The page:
Slowly but surely it appears that the Land of the Rising Sun is emerging from its self-imposed technological isolation.
By 2060, Japan's rapidly aging population will be cut almost in half, says William Tsutsui, dean of the College of Humanities and Sciences at Southern Methodist University and an expert in Japanese economic history. And with the mandatory retirement age set at 60 (or even younger) at many prominent research institutions, Japan's technical output is in danger. Tsutsui calls it a "timebomb." But in the last decade, the Japanese government has sought to counter this by internationalizing the country through a series of administrative innovations, alliances with foreign government agencies, financial support for foreign scholars, and programs that bolster top universities' international recruitment efforts.
Slowly but surely it appears that the Land of the Rising Sun is emerging from its self-imposed technological isolation. Many governmental plans are now in place to recruit and retain foreigners into Japan's scientific sphere; however, there are still some barriers for foreign scholars who would like to build their career in Japan, including a general lack of linguistic prowess and difficulty navigating cultural nuances.
"It is undeniable that there are plenty of small inconveniences for foreigners who wish to live and work in Japan," says William Tsutsui, dean of the College of Humanities and Sciences at Southern Methodist University and an expert in Japanese economic history. "I am not sure that any of these bureaucratic, social, and cultural challenges are greater than, say, the challenges faced by Indian or Chinese scientists who choose to study and work in the United States. Overseas scientists relocating to Japan will need patience, and some Japanese friends and colleagues to help them out in their transition, but shouldn't worry too much about relocating to one of the world's safest, healthiest, best educated, and wealthiest nations," he says.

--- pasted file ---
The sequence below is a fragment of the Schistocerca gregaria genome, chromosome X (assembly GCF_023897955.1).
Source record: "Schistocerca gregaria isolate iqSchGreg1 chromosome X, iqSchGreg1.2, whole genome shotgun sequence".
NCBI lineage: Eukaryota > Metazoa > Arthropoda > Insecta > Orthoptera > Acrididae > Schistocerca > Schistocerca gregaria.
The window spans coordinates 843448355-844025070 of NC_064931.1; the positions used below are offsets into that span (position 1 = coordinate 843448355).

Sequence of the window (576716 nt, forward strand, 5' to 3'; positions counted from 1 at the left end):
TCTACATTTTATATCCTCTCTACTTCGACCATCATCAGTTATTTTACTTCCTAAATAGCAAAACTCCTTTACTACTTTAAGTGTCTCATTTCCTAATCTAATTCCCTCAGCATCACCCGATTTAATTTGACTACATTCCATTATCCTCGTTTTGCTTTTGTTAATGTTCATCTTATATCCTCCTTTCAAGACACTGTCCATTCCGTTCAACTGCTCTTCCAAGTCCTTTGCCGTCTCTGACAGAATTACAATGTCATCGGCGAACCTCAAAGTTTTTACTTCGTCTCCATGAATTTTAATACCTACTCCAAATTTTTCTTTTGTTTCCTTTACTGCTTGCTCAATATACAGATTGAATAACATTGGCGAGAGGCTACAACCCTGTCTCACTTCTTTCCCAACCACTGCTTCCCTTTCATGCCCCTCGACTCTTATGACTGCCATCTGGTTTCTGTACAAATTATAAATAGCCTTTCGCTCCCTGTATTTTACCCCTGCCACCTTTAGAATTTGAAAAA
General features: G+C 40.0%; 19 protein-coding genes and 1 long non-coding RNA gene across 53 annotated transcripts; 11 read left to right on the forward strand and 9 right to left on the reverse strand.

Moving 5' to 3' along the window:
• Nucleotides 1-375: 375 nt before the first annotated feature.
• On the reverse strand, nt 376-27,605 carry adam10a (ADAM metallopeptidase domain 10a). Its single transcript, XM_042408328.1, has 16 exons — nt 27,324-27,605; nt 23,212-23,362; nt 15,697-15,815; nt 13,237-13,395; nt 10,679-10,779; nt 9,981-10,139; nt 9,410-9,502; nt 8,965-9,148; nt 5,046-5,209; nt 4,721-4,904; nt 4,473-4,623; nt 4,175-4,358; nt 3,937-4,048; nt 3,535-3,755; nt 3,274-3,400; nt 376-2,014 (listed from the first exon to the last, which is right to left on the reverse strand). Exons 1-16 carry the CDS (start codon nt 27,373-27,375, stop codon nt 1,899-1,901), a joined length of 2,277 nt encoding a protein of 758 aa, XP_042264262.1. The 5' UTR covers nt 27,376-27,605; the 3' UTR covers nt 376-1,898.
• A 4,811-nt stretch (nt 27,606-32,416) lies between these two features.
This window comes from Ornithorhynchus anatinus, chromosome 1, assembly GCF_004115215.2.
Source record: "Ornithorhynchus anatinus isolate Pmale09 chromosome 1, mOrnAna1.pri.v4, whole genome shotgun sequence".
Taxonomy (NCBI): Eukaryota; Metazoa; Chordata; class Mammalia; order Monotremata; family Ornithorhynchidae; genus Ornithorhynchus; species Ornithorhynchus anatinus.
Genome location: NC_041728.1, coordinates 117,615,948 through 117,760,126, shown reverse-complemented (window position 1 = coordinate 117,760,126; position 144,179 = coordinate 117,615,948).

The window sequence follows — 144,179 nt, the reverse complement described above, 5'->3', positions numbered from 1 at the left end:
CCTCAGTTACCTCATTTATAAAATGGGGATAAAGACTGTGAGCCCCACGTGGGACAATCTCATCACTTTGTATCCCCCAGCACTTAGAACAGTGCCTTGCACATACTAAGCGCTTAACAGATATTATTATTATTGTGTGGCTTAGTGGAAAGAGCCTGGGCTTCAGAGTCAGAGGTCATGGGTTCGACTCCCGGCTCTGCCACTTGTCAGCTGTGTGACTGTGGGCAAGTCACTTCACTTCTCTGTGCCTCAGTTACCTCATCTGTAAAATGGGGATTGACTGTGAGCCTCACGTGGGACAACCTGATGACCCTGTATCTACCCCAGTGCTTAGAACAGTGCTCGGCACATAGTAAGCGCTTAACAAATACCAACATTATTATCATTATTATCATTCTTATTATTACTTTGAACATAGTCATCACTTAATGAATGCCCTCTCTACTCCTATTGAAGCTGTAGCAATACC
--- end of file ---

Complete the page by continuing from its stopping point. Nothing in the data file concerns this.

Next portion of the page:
However, Tsutsui does worry that the 9.0 magnitude earthquake that rocked Japan on March 11, 2011 may have hindered the country's internationalization endeavors. The effects of the earthquake, and related tsunami and nuclear concerns, will come down to whether there is enough money to support research in the future. The Japanese government supports science and technology (S&T) through a variety of programs and ministries. Its funding priorities are determined every year based on the Science and Technology Basic Plan, which is a midterm national S&T policy revised every five years, explains Takashi Ohama, director of the Washington, D.C. office of the Japan Science and Technology Agency (JST), one of the major research funding agencies. "Currently, the fourth S&T Basic Plan 2011–2015 is under re-examination to incorporate necessary actions to recover from the disaster of the earthquake and the subsequent tsunami," says Ohama.
"Can that commitment to higher education stay as strong as in the last few years?" wonders Tsutsui. "Japan might become a victim of funding" quagmires, especially with a prolonged recession that has lasted more than 20 years and a soaring national debt, he says.
The government has been striving to internationalize the country for many years now through a multitude of programs, with mixed results. "‘Internationalize' has become a mantra," says Tsutsui. But the earthquake could stymie certain goals of attracting foreign talent. For example, at RIKEN, one of the most prestigious research institutions in the country, its Foreign Postdoctoral Researchers (FPR) Program usually receives 130–200 applications every year, writes Junko Suzuki, deputy manager of RIKEN's Global Relations Office. "This year we have received slightly fewer applications than normal" because of the earthquake, she says.
On the other hand, in the months following the earthquake, "most foreign researchers have come back to Japan," observes Fumiyo Kaneko, deputy director of the Washington, D.C. office of the Japan Society for the Promotion of Science (JSPS), another funding agency. In fact, Kaneko states that 87 percent of foreign researchers have returned to the country, and the agency has altered some of its policies to allow for flexibility "so researchers wouldn't lose their funding" by leaving, as long as they return within the fiscal year, she says.